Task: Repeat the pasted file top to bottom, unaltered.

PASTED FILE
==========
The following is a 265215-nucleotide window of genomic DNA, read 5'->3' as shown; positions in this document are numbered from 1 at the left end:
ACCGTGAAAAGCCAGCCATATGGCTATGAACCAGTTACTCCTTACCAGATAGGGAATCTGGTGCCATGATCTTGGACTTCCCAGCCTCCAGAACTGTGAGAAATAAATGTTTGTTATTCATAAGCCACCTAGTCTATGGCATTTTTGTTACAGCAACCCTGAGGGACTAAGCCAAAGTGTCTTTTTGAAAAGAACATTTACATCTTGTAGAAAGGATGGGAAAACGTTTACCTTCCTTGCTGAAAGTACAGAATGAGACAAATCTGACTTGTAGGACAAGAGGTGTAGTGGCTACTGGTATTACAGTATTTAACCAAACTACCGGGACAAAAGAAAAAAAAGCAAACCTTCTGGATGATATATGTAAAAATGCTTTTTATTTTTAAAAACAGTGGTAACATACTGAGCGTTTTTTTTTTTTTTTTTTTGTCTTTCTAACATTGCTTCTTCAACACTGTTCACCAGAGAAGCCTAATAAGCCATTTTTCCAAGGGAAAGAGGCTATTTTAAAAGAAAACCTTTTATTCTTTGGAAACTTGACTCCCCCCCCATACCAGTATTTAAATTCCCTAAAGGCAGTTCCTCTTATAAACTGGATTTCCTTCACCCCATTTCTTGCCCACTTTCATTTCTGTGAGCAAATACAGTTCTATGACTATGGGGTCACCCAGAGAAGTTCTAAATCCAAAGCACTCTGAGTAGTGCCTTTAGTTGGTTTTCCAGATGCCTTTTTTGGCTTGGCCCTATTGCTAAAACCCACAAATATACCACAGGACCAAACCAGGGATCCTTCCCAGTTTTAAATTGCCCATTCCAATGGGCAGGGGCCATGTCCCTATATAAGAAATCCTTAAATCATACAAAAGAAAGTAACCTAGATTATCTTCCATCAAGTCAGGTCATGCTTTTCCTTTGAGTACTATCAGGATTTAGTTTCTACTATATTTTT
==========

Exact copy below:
The following is a 265215-nucleotide window of genomic DNA, read 5'->3' as shown; positions in this document are numbered from 1 at the left end:
ACCGTGAAAAGCCAGCCATATGGCTATGAACCAGTTACTCCTTACCAGATAGGGAATCTGGTGCCATGATCTTGGACTTCCCAGCCTCCAGAACTGTGAGAAATAAATGTTTGTTATTCATAAGCCACCTAGTCTATGGCATTTTTGTTACAGCAACCCTGAGGGACTAAGCCAAAGTGTCTTTTTGAAAAGAACATTTACATCTTGTAGAAAGGATGGGAAAACGTTTACCTTCCTTGCTGAAAGTACAGAATGAGACAAATCTGACTTGTAGGACAAGAGGTGTAGTGGCTACTGGTATTACAGTATTTAACCAAACTACCGGGACAAAAGAAAAAAAAGCAAACCTTCTGGATGATATATGTAAAAATGCTTTTTATTTTTAAAAACAGTGGTAACATACTGAGCGTTTTTTTTTTTTTTTTTTTGTCTTTCTAACATTGCTTCTTCAACACTGTTCACCAGAGAAGCCTAATAAGCCATTTTTCCAAGGGAAAGAGGCTATTTTAAAAGAAAACCTTTTATTCTTTGGAAACTTGACTCCCCCCCCATACCAGTATTTAAATTCCCTAAAGGCAGTTCCTCTTATAAACTGGATTTCCTTCACCCCATTTCTTGCCCACTTTCATTTCTGTGAGCAAATACAGTTCTATGACTATGGGGTCACCCAGAGAAGTTCTAAATCCAAAGCACTCTGAGTAGTGCCTTTAGTTGGTTTTCCAGATGCCTTTTTTGGCTTGGCCCTATTGCTAAAACCCACAAATATACCACAGGACCAAACCAGGGATCCTTCCCAGTTTTAAATTGCCCATTCCAATGGGCAGGGGCCATGTCCCTATATAAGAAATCCTTAAATCATACAAAAGAAAGTAACCTAGATTATCTTCCATCAAGTCAGGTCATGCTTTTCCTTTGAGTACTATCAGGATTTAGTTTCTACTATATTTTT